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Clayton Brown & Monica Long Ross: Directors, THE BELIEVERS

February 20, 2013

believers1Q: Tell us a little about the origins of THE BELIEVERS, from concept to financing.

Our first film was a documentary called The Atom Smashers, and it was about physicists at a huge lab near our home town of Chicago searching for an incredibly small particle called the Higgs boson. One thing we noticed was that they were extremely careful when they talked to us, and were reluctant to show much emotion or even say very much about their experiments. We asked them why, and were told “we don’t want to have another Cold Fusion incident.” That got our attention. When we finished that film and it was time to start looking for a new project, we remembered that line. We did some research and soon found out what he was talking about: Cold Fusion was one of the most notorious scandals in modern scientific history. We soon realized that, despite (or maybe because of) the hullabaloo surrounding this event, a small but dedicated group of scientists, engineers, and enthusiasts (including a LA-based talk show host and a high-school honor student from Michigan) still believed that cold fusion was going to save the world. There was even a 25-minute piece about it on 60 minutes claiming “Cold Fusion was Hot Again.” We were hooked.

And it fit with our mission: Our documentary company, 137 Films, is a not-for-profit 501 (c)(3) with a mission of making documentaries from stories we find in the world of science. So, we go looking for great stories that involve science, scientists, and the intersection of both with American culture. The cold fusion episode was right up our alley. It took science, pop culture, the media, greed, utopian zeal, patents, and dreams, and put them all in a blender on high. Unfortunately, when it was all over, two people suffered pretty significant personal consequences as a result, and everyone was a little bit wiser.

Regarding funding, we finance all our films through fundraising events, grants, crowd sourcing, and individual giving. That begins with pre-production and continues throughout production, post, and distribution. The Believers followed that same route.

2Q: It appears that the film has been screened at other festivals; how has it been received? Do audiences respond differently at some festivals than they do at others? And do you ever stop being nervous?

We premiered the film at the Chicago International Film Festival in Oct 2012 and we won the Golden Hugo for best documentary! We’ve had great audiences ever since. University screenings with electrochemical and physics students and faculty in the audience are always fun. But, so too are audiences of “believers,” neutral observers, and downright skeptics. Some people are familiar with the story, others haven’t ever heard of cold fusion. The post-screening discussions are always fascinating. We may never stop being nervous (what if the projection is bad??) but after the many early screenings of different cuts with test audiences, seeing our finished film is more fun than scary.

Eric Golab, a high-school honors student in Michigan, performs a cold fusion experiment in his basement.

Eric Golab, a high-school honors student in Michigan, performs a cold fusion experiment in his basement.

3Q: What was your best and/or worst experience while making THE BELIEVERS?

So many good moments. We both agree that one of our favorites is the first interview we did for the film. It took place on President Obama’s inauguration day in January 2009 at Dr. Storm’s beautiful mountainside home in Santa Fe, New Mexico. We alternated interviewing Dr. Storms with watching the inauguration. It was a beautiful day and location and seemed an auspicious beginning for what we knew would be a long journey to tell this story. The worst moment was when a subject showed up for a scheduled interview and immediately declared that he couldn’t go through with it because he was afraid he’d be assassinated if he spoke with us! He proceeded to tell us hair-raising stories about people he claimed had been killed for their knowledge of cold fusion, but he wouldn’t tell them on camera. He warned us we might also be in danger and then walked out. Very bizarre.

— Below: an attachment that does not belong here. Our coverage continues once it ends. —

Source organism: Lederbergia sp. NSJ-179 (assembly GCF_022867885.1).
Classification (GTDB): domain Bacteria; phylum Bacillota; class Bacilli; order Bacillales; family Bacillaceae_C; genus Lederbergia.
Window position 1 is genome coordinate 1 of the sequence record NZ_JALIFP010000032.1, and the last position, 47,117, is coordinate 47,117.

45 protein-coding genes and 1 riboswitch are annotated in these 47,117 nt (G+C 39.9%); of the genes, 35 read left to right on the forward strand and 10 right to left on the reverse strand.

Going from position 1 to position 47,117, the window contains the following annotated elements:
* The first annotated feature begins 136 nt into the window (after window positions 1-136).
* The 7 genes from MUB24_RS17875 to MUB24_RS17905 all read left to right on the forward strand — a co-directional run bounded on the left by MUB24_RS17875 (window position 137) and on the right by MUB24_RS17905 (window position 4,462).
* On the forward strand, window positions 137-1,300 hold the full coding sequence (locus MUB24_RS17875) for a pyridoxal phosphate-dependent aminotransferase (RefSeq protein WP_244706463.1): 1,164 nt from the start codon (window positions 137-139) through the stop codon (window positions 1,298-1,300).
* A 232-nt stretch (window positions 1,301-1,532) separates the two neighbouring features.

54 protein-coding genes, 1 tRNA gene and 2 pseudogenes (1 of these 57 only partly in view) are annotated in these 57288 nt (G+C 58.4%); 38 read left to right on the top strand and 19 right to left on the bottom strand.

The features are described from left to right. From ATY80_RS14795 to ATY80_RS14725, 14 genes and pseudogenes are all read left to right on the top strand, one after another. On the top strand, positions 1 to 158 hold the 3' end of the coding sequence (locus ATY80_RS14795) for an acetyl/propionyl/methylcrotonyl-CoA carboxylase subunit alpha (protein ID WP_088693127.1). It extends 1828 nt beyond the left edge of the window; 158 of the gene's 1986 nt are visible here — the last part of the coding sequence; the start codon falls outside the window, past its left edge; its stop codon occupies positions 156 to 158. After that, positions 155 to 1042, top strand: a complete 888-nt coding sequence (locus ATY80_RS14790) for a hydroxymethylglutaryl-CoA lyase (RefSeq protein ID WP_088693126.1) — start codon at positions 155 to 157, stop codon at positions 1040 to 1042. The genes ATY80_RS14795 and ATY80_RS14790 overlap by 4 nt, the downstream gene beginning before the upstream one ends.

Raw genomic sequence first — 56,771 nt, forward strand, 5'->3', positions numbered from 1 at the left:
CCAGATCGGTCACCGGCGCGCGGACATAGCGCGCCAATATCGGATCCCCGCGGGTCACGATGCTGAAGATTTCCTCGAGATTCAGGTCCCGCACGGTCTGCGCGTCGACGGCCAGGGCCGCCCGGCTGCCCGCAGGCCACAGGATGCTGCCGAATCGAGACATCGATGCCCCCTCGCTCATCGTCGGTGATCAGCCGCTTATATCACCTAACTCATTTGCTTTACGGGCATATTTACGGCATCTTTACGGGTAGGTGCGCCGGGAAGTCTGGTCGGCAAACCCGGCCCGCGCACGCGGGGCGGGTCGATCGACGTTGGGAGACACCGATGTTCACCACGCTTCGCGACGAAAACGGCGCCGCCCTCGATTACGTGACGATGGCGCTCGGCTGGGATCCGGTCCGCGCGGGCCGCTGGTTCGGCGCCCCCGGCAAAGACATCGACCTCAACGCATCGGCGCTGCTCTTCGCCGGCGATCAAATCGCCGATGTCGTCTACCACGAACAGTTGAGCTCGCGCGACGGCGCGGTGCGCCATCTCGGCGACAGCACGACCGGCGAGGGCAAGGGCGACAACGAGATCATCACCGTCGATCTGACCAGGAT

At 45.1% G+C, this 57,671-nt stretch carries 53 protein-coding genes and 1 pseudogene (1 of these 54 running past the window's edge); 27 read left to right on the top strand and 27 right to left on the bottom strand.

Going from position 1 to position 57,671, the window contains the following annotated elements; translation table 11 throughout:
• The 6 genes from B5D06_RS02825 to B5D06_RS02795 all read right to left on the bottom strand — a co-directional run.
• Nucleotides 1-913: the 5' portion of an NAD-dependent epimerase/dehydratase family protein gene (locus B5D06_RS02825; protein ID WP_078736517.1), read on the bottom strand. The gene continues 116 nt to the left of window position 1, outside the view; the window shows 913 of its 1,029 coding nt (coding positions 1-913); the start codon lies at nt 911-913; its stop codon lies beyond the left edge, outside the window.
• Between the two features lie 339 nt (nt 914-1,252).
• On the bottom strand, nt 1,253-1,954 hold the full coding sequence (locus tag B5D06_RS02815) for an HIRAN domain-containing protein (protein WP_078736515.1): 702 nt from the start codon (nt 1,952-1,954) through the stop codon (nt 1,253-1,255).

4Q: Festival audiences often have to make hard decisions about what to see, and the catalog descriptions sometimes run together. In your own words, why should people see your film?

Two people claim they can save the world with sea water and batteries, and embark on a three month rollercoaster ride that changes everything. No one has ever looked at science this way. It’s a mystery wrapped in a drama inside a personal story of greed, discovery, hope, politics, money, pop culture, and scandal. It’s personal, it’s universal, and you don’t need to know anything about science.

5Q: There are now so many different ways in which to distribute a film; each have pros and cons. What are your hopes or plans for future distribution?

Our goal for The Believers has always been to find distribution and get the film out to a worldwide audience using as many platforms as possible, from mobile phone to good old-fashioned TV broadcast. After our win at the Chicago Festival we had several offers for agents and distribution. We are presently comparing the offers of two distributing companies for online and broadcast of the film worldwide; by the time of the festival we should have signed on with one or both. We wish we could get a theatrical deal (who doesn’t?) but that’s probably not in the cards at the moment. However, the Believers DVD will be available soon!

Watch the Trailer!

Buy tickets to see THE BELIEVERS at Cinequest!

From → Interviews

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